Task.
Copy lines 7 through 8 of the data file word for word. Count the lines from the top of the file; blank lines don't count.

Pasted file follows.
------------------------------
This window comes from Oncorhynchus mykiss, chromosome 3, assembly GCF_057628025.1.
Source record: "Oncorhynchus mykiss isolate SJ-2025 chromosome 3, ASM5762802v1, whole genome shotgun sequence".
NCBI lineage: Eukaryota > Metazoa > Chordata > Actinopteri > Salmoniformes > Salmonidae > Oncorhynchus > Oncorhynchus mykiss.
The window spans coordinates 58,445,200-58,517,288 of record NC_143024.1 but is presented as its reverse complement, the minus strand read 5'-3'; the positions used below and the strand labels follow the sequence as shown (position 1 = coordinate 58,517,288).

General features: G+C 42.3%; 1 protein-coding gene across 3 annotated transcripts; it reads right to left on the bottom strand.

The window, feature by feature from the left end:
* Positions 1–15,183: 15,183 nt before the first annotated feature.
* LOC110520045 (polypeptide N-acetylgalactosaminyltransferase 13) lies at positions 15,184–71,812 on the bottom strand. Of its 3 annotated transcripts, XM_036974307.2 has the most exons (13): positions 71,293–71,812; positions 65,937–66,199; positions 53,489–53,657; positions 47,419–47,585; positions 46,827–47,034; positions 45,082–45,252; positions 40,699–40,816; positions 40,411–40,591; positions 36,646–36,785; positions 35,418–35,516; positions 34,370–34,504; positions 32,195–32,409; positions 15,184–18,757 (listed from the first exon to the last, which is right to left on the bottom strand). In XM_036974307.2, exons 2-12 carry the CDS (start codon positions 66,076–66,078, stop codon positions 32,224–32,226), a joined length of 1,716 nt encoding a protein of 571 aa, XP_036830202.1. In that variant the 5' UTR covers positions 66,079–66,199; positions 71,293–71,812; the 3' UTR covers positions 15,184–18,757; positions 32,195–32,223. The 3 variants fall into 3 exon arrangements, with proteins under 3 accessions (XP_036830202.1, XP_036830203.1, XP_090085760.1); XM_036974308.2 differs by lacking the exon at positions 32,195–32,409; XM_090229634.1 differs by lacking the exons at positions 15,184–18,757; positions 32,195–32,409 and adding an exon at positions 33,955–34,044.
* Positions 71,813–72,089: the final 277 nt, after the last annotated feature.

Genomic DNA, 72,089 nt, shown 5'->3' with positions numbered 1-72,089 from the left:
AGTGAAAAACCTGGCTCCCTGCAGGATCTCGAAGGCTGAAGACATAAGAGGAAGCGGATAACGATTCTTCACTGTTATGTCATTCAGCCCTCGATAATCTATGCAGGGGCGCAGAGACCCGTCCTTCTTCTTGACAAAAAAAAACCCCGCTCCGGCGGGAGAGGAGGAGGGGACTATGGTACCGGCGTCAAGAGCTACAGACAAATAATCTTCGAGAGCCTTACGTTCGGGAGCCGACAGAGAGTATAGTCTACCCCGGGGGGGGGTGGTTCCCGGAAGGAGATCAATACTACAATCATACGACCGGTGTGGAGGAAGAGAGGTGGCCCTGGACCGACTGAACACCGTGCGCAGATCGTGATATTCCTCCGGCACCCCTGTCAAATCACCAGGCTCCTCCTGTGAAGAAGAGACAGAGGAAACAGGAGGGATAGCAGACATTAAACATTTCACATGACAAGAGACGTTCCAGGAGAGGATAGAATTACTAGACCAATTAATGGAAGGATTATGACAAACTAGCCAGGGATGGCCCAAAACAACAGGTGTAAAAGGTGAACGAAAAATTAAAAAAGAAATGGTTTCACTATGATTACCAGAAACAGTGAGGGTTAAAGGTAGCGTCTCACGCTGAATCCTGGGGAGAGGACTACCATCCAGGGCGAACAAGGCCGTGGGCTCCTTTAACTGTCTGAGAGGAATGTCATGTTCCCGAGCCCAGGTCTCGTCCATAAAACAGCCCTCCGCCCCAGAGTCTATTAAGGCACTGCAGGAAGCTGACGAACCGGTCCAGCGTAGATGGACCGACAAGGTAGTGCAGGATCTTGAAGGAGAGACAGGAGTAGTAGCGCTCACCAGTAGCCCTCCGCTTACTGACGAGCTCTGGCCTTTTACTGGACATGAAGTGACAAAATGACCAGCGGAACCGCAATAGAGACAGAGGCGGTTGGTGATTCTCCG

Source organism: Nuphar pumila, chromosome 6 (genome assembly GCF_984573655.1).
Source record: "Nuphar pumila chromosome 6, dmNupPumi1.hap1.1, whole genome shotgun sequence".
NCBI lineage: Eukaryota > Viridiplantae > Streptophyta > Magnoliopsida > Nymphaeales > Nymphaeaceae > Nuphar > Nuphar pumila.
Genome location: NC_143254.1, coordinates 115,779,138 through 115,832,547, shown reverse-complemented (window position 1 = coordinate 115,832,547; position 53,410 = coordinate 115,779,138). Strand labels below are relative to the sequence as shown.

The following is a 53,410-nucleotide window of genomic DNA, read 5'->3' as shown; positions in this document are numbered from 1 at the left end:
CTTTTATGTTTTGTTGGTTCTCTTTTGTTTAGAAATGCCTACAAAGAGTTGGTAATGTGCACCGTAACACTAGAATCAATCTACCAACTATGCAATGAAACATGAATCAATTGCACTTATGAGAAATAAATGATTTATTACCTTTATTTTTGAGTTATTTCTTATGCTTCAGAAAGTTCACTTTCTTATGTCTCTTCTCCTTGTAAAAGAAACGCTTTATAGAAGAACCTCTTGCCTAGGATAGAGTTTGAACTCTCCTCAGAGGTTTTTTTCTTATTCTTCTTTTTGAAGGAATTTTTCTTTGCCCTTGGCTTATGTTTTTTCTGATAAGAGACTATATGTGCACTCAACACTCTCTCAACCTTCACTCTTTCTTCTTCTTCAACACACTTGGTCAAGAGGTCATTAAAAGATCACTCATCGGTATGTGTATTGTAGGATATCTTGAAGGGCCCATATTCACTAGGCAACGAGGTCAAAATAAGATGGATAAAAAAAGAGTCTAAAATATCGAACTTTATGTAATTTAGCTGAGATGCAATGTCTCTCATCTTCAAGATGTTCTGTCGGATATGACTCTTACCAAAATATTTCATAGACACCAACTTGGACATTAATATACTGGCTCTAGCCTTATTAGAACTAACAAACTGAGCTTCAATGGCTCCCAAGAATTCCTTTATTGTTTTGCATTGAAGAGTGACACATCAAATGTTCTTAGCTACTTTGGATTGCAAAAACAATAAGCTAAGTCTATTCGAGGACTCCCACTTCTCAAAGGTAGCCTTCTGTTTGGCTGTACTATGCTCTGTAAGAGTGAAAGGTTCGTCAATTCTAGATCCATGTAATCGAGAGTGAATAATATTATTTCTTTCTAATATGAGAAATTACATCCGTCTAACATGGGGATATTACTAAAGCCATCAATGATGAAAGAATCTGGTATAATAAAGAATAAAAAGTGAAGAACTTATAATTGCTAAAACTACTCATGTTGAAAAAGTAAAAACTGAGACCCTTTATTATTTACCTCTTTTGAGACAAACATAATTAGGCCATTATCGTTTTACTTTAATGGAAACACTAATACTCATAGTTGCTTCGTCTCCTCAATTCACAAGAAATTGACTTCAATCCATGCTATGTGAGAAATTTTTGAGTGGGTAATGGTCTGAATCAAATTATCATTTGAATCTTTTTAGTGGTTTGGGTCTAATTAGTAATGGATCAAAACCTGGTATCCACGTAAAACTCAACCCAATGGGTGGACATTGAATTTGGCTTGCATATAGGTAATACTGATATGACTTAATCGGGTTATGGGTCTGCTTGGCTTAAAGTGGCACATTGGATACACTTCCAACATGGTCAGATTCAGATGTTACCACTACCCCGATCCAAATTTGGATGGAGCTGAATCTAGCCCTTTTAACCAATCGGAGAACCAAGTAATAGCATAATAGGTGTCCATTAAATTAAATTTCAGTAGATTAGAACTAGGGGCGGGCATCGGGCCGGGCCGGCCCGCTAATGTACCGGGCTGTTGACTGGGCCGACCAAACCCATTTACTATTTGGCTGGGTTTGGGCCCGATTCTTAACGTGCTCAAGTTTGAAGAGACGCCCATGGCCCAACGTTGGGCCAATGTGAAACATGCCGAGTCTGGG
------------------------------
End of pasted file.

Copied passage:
* Positions 1–15,183: 15,183 nt before the first annotated feature.
* LOC110520045 (polypeptide N-acetylgalactosaminyltransferase 13) lies at positions 15,184–71,812 on the bottom strand. Of its 3 annotated transcripts, XM_036974307.2 has the most exons (13): positions 71,293–71,812; positions 65,937–66,199; positions 53,489–53,657; positions 47,419–47,585; positions 46,827–47,034; positions 45,082–45,252; positions 40,699–40,816; positions 40,411–40,591; positions 36,646–36,785; positions 35,418–35,516; positions 34,370–34,504; positions 32,195–32,409; positions 15,184–18,757 (listed from the first exon to the last, which is right to left on the bottom strand). In XM_036974307.2, exons 2-12 carry the CDS (start codon positions 66,076–66,078, stop codon positions 32,224–32,226), a joined length of 1,716 nt encoding a protein of 571 aa, XP_036830202.1. In that variant the 5' UTR covers positions 66,079–66,199; positions 71,293–71,812; the 3' UTR covers positions 15,184–18,757; positions 32,195–32,223. The 3 variants fall into 3 exon arrangements, with proteins under 3 accessions (XP_036830202.1, XP_036830203.1, XP_090085760.1); XM_036974308.2 differs by lacking the exon at positions 32,195–32,409; XM_090229634.1 differs by lacking the exons at positions 15,184–18,757; positions 32,195–32,409 and adding an exon at positions 33,955–34,044.